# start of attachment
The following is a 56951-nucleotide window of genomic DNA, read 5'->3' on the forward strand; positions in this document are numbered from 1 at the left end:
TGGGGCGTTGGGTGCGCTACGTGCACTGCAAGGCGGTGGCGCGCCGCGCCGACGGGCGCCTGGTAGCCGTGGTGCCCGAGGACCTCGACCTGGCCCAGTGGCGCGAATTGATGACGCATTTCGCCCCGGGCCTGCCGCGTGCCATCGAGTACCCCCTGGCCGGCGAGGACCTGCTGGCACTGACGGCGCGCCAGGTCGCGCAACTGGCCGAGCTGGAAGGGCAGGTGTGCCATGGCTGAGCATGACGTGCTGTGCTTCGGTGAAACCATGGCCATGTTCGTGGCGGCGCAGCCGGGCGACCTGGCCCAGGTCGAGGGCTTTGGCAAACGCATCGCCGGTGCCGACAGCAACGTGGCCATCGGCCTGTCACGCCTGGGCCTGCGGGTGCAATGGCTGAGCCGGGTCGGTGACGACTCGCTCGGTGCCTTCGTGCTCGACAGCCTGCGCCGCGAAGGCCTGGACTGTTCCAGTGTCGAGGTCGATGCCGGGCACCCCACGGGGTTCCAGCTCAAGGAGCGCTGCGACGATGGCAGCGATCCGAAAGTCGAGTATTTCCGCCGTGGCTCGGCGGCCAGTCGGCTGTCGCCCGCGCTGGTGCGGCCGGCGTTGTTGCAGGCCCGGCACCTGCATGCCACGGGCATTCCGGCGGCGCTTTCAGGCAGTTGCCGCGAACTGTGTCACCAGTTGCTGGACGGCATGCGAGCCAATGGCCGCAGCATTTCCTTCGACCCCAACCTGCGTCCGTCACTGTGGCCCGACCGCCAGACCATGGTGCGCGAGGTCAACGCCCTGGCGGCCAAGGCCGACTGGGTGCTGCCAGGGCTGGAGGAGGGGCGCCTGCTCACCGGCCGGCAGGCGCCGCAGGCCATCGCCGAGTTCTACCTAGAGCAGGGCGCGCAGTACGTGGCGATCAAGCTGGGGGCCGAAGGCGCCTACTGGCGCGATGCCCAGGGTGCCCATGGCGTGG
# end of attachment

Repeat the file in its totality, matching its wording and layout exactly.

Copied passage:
The following is a 56951-nucleotide window of genomic DNA, read 5'->3' on the forward strand; positions in this document are numbered from 1 at the left end:
TGGGGCGTTGGGTGCGCTACGTGCACTGCAAGGCGGTGGCGCGCCGCGCCGACGGGCGCCTGGTAGCCGTGGTGCCCGAGGACCTCGACCTGGCCCAGTGGCGCGAATTGATGACGCATTTCGCCCCGGGCCTGCCGCGTGCCATCGAGTACCCCCTGGCCGGCGAGGACCTGCTGGCACTGACGGCGCGCCAGGTCGCGCAACTGGCCGAGCTGGAAGGGCAGGTGTGCCATGGCTGAGCATGACGTGCTGTGCTTCGGTGAAACCATGGCCATGTTCGTGGCGGCGCAGCCGGGCGACCTGGCCCAGGTCGAGGGCTTTGGCAAACGCATCGCCGGTGCCGACAGCAACGTGGCCATCGGCCTGTCACGCCTGGGCCTGCGGGTGCAATGGCTGAGCCGGGTCGGTGACGACTCGCTCGGTGCCTTCGTGCTCGACAGCCTGCGCCGCGAAGGCCTGGACTGTTCCAGTGTCGAGGTCGATGCCGGGCACCCCACGGGGTTCCAGCTCAAGGAGCGCTGCGACGATGGCAGCGATCCGAAAGTCGAGTATTTCCGCCGTGGCTCGGCGGCCAGTCGGCTGTCGCCCGCGCTGGTGCGGCCGGCGTTGTTGCAGGCCCGGCACCTGCATGCCACGGGCATTCCGGCGGCGCTTTCAGGCAGTTGCCGCGAACTGTGTCACCAGTTGCTGGACGGCATGCGAGCCAATGGCCGCAGCATTTCCTTCGACCCCAACCTGCGTCCGTCACTGTGGCCCGACCGCCAGACCATGGTGCGCGAGGTCAACGCCCTGGCGGCCAAGGCCGACTGGGTGCTGCCAGGGCTGGAGGAGGGGCGCCTGCTCACCGGCCGGCAGGCGCCGCAGGCCATCGCCGAGTTCTACCTAGAGCAGGGCGCGCAGTACGTGGCGATCAAGCTGGGGGCCGAAGGCGCCTACTGGCGCGATGCCCAGGGTGCCCATGGCGTGG